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How the Englishmen and the Scottish started to like Gdansk

Great Britain once a true sea super-power, had connections to vast majority of ports worldwide. Gdansk was no exception. Learn more from newest article by prof. Januszajtis.

Old Scotland (Alteschotten on this antique map) district is the best proof for vivid relations with Gdansk
Old Scotland (Alteschotten on this antique map) district is the best proof for vivid relations with Gdansk



One of the first descriptions of our area (the Vistula delta) was created by Wulfstan, a sailor and retainer of the King of Wessex, Alfred the Great, who wrote down the sailor’s tales. Wulfstan sailed to Truso (near Elblag) in 890: “... the Vistula flows from the lands of the Slavs and into the Estum Sea [the Vistula Lagoon](...). And the river Ifling [Elblag] from the east, the land of the Est people [Prussians], and the Vistula from the south, the land of the Wends [Slavs], both merge here. This is where the Vistula deprives Ifling of its name and flows from the lagoon into the sea in the north west. Thus, the name ‘Mouth of the Vistula’”. At the time, Gdansk did not yet exist...


After the fall of the Prussian Truso, Gdansk emerged on the other side of the delta, and was referred to as a city (urbs) as early as during the visit of St Adalbert (997). English merchants would also visit us during that period – as evidenced by the coins of King Aethelred (978-1016) and his successors found in the area.


The first English settled in Gdansk in 1337. The first to gain citizenship were: Thomas Bevirley (1369), John Bade (1370), John de Lunden (from London – 1374), Robert Bixton (1380), Edelwan Boldwyn (1386), among others. In 1382, the owner of the parcel of the future English House on Chlebnicka Street was William Tablot’s widow.


Several times between 1390 and 1392, the Earl of Derby and future King of England, Henry Bolingbroke, visited the city, allegedly to join the Teutonic Order in its attacks on Lithuania – the longest such visit took place in 1391 (from 15 February until the end of March). He resided in the Bishop Palace in Wloclawek on Bishop Hill, as well as spending some time in private homes. During one of his visits to the Long Shore, William Douglas of Nithsdale, a Scottish knight and son-in-law of King Robert II, was killed by the men of Lord Thomas Clifford, with whom he had been conflicted for many years. The event became infamous, and even a poem was written about it.


In 1391, John Bebys, the “boss” of the Factory for trading in the Baltic, had his headquarters in Gdansk. In 1392, 300 British ships reportedly arrived in the city’s port. British merchants and their families were numerous in Gdansk the 15th century, as evidenced by the street name English Causeway (Lat. agger anglicorum, 1440 Engelischer Tamm), first mentioned in 1415.


Gdansk’s return under Polish rule in 1454 allowed the city to develop further. Our relationship with England could be troubled at times. In 1471, after obtaining the consent of King Casimir Jagiellon, Gdansk’s fleet took part in the war waged by the Hanse against England. In one of the naval skirmishes that ensued, Captain Pawel Beneke captured Sir Thomas Cooke, Lord Mayor of London. On the other hand, in 1545, three naval vessels were launched for King Henry VIII by the Lastadia shipyard.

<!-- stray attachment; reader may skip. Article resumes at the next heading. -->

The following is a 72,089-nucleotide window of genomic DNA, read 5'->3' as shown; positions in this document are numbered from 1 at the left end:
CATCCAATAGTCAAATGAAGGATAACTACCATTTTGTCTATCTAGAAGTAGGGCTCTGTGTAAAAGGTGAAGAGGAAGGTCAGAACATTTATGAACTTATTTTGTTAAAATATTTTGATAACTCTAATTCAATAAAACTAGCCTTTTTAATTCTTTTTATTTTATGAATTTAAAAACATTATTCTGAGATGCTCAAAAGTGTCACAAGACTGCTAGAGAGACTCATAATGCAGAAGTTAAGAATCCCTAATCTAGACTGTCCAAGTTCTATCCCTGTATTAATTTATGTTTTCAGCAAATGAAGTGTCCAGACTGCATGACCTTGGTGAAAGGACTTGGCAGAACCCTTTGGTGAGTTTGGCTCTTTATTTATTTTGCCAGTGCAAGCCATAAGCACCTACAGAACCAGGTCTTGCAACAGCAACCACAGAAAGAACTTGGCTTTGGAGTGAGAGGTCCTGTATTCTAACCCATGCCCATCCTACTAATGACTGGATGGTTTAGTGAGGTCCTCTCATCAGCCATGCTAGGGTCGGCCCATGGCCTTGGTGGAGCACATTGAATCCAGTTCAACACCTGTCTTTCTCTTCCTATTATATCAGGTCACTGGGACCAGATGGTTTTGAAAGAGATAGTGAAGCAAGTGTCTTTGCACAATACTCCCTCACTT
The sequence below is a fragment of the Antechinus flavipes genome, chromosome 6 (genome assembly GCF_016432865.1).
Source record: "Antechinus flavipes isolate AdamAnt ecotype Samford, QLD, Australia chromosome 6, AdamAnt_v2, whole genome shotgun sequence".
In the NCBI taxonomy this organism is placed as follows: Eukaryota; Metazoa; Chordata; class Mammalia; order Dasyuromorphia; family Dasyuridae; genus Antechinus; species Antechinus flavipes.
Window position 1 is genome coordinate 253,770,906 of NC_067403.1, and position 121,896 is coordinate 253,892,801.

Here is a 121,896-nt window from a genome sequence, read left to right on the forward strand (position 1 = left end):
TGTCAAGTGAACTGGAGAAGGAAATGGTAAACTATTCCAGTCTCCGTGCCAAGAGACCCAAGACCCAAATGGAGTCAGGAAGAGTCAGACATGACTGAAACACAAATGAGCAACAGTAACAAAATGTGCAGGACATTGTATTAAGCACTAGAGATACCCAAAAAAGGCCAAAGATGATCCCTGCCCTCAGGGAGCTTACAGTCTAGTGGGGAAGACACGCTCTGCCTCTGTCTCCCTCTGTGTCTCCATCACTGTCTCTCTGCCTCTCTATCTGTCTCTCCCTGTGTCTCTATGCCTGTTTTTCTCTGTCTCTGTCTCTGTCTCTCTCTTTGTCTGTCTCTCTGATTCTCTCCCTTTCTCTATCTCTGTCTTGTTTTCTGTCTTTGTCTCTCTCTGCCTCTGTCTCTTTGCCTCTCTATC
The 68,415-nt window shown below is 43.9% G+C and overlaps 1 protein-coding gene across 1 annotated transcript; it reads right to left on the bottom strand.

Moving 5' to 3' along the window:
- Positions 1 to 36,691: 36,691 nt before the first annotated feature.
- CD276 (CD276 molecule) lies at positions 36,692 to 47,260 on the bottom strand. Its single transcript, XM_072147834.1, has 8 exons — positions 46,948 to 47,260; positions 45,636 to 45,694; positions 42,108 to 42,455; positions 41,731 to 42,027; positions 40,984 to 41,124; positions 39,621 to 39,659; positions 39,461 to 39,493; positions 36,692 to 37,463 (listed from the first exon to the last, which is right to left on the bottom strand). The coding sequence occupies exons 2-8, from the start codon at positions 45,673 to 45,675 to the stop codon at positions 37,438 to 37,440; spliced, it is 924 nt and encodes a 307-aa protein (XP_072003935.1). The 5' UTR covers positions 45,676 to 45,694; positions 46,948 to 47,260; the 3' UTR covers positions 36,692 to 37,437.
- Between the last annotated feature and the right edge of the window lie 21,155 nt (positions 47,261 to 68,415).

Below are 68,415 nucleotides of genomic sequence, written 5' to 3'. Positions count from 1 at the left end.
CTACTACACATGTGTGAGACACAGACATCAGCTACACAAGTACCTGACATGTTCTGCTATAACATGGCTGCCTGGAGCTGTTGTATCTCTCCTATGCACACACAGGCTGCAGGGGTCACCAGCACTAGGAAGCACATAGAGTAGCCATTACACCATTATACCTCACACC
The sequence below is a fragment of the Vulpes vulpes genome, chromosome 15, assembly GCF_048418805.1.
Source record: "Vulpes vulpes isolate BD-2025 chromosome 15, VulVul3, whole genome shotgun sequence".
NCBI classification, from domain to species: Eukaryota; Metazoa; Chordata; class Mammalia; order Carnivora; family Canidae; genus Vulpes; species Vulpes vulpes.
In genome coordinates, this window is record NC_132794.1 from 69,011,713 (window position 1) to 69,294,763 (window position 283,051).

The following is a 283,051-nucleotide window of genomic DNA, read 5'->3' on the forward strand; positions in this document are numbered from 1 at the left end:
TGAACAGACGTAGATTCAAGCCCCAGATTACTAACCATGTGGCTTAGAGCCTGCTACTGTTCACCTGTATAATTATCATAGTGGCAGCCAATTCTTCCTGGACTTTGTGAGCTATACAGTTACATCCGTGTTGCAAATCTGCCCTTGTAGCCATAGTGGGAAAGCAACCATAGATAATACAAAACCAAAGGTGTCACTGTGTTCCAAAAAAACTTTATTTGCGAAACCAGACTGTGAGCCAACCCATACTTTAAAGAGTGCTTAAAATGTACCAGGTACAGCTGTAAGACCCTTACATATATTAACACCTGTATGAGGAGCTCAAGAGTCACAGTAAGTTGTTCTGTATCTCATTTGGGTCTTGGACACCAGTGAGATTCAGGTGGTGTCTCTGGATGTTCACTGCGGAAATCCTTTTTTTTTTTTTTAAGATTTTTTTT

There were also many Scottish people among the British settlers in Gdansk. In 1509, a suburb emerged along the road to Orunia, consisting mostly of Scottish craftsmen and bearing the name (from 1570) Szkoty (Scots), which was eventually changed to Stare Szkoty (Old Scots) – to differentiate it from the Nowe (New) Szkoty district which emerged before 1593 at the outskirts of Wrzeszcz. Around the same time (from 1550), the embankment surrounding the Long Gardens from the south (from the opposite side to the English Causeway) was dubbed the Scottish Causeway.

In 1570, the largest townhouse of old Gdansk, the English House, was built. In 1577, the British merchant community in Gdansk numbered at least 700 members. The earliest known names of local Anglican priests come from 1650. Between 1640 and 1699, they would gather in the English House, which began to be called that name only after it was transformed into a hotel in 1716, one which was recommended for guests coming from England. A house on Sw. Ducha Street (modern-day building No 111) was repurposed as a chapel, which operated until the outbreak of World War II. It was managed by priests from England and Scotland, taking turns. The congregation had its own doctors in the local isolation hospital, the so-called Lazaret.


In 1680, the Davidson fund was created, which helped people who wanted to study in Leiden and Edinburgh. Gravestones and epitaphs are what is left of these Scottish residents of our city – most of them can be found in the St Peter Church in the Old Suburb. Between 1751 and 1753, the preacher at that church was a Scottish-Polish resident of Tczew, Jan Rajnold Forster. In 1754, he baptised the son of Jan Jerzy, with whom he eventually (1771-1774) sailed around the world as part of James Cook’s second voyage – they were the first citizens of the Republic of Poland to have ever done so.


In 1664, brilliant Gdansk astronomer Johannes Hevelius became a member of The Royal Society in London. Hevelius’s incredibly exact measurements raised the suspicion of Robert Hooke (the discoverer of Hooke’s law), who was known for his incredulousness, and, in 1679, the Society sent Edmond Halley (the discoverer of the famous comet) as an auditor. His assessment of Hevelius’s work was very positive.